If the past is any predictor of the future, President Obama’s likely nominee for czar is no friend of privacy, according to Ryan Singel of Threat Level. Singel reports that former Republican Congressman Tom Davis voted repeatedly to expand the government’s internet wiretapping powers and helped author the REAL ID law that has been rejected by many states.
“Given his role in REAL ID, Tom Davis would not be a good choice for privacy, which is something that President Obama specifically promised to protect in his remarks on the cyber security strategy,” says Jim Harper, the director of information policy studies at the libertarian Cato Institute. “Many cyber security planners refer obliquely to ‘authentication’ and ‘identity management’ programs that would devastate privacy, anonymity and civil liberties. Davis would probably work to roll past these issues rather than solve them.”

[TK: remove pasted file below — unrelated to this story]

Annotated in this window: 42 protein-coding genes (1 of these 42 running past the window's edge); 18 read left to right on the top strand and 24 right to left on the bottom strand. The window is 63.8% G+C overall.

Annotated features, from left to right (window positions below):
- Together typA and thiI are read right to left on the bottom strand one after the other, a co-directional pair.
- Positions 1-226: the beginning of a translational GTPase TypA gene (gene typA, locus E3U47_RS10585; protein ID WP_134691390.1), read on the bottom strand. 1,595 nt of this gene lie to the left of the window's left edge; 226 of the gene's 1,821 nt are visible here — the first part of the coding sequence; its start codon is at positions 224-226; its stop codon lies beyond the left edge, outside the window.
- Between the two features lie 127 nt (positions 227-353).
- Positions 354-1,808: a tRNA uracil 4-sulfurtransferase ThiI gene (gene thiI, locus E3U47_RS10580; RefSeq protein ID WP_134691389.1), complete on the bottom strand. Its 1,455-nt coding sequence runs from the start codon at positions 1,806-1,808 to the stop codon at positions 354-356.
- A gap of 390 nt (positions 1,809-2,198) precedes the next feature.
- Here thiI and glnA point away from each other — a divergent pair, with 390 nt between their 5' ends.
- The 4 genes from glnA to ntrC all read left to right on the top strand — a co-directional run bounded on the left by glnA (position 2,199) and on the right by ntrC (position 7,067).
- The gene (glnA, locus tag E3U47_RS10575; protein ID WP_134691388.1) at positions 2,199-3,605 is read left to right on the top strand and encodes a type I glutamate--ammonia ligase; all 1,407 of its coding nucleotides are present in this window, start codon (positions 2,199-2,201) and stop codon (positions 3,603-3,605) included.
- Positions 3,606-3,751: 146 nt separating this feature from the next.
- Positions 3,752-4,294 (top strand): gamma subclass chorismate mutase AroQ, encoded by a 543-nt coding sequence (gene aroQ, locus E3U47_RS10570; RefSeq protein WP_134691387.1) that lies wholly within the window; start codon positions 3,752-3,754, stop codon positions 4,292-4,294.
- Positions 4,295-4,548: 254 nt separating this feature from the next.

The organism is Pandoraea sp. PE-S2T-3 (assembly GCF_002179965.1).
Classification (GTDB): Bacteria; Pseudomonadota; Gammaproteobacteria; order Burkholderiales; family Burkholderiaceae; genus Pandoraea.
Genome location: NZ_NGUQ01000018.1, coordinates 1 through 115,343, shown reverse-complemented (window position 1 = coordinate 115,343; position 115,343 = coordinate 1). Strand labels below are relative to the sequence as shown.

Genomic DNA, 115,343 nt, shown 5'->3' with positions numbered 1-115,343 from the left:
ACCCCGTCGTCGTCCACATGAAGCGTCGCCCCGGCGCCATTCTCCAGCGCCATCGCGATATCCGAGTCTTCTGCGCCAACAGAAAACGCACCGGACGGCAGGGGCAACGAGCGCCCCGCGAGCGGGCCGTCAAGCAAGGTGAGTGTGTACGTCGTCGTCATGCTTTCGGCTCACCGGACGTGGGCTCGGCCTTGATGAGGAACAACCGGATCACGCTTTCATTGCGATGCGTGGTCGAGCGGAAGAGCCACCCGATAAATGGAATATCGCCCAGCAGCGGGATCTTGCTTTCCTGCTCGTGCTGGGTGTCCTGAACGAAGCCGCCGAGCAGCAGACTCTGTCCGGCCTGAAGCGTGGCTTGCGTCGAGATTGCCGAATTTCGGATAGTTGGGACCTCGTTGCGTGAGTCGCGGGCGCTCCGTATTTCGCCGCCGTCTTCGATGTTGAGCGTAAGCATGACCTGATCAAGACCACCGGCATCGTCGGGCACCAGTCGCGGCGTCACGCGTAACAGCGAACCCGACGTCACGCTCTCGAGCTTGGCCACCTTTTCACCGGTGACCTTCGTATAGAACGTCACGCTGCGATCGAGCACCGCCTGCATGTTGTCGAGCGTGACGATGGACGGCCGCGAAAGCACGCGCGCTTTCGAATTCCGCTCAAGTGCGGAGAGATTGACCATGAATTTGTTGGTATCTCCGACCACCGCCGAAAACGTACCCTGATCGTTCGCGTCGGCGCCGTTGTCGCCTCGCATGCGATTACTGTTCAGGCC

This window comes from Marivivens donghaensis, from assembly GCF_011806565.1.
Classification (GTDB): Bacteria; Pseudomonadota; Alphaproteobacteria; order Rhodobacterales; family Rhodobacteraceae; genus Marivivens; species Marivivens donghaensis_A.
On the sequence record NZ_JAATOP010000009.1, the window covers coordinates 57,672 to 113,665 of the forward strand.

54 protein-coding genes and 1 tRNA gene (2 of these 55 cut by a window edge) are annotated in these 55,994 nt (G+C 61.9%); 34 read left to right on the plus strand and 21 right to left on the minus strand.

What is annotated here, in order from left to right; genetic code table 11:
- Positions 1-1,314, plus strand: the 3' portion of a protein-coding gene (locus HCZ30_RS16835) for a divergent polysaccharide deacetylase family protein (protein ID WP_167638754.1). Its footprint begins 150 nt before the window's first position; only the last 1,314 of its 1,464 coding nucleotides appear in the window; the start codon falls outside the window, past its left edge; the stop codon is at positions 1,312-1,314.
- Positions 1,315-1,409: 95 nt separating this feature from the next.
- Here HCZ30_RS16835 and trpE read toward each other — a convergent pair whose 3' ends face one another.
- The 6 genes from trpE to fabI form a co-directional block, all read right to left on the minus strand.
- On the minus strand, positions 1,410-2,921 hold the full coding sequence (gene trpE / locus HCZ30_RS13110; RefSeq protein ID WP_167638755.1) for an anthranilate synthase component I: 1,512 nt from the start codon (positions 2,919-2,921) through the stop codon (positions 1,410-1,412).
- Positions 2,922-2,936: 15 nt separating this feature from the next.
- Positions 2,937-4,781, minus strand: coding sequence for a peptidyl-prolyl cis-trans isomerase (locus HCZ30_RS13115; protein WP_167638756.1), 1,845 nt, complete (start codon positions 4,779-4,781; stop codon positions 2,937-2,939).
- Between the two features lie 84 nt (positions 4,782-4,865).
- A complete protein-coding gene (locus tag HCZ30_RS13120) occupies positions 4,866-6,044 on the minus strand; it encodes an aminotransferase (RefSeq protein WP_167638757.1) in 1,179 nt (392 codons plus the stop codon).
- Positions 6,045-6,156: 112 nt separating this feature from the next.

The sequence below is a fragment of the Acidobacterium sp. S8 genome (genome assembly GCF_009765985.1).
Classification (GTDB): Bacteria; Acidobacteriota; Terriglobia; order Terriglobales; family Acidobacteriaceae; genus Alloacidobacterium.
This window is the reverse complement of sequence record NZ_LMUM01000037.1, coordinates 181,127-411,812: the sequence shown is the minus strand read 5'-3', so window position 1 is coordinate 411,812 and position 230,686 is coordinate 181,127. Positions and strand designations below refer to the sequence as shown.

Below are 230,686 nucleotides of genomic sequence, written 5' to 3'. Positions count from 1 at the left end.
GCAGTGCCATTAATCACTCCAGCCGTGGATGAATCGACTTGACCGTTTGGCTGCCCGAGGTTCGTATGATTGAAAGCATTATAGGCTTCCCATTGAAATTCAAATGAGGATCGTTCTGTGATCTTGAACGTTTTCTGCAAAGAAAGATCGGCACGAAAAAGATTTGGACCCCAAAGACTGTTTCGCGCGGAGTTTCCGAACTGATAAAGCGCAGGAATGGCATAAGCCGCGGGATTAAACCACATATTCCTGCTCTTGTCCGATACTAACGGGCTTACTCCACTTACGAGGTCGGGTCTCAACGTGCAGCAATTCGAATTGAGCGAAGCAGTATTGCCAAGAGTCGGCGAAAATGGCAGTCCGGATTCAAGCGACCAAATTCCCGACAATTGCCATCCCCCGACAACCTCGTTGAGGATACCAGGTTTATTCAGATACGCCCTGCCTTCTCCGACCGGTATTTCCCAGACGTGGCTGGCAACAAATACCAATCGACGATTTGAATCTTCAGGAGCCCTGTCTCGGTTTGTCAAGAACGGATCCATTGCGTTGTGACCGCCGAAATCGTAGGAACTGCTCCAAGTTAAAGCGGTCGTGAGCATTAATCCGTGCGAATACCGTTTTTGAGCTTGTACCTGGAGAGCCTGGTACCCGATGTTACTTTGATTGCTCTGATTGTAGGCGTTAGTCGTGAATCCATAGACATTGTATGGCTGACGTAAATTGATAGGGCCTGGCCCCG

Davis’ record on privacy issues has not been uniformly poor, however. EPIC.org’s Marc Rotenberg thought him a “good pick.”
Although Davis “voted consistently to give the government wide latitude to wiretap the internet and spy on Americans’ communications,” a record that pits him against privacy advocates, his record also includes introducing data protection legislation while in the House. In 2007, he introduced The Federal Agency Data Breach Protection Act, which would have required the federal government to do a better job of protecting personal information and would have required them to notify individuals of a breach. In 2008, he raised concerns about a proposal in President Bush’s budget that would require some internet businesses to collect Social Security numbers on their customers and share it with the IRS. Davis’ concerns were not just for the impact on e-commerce, but also for the security of SSN provided to e-commerce sites.
Update of 6-24-09: It all may be moot as Davis says he doesn’t want the job.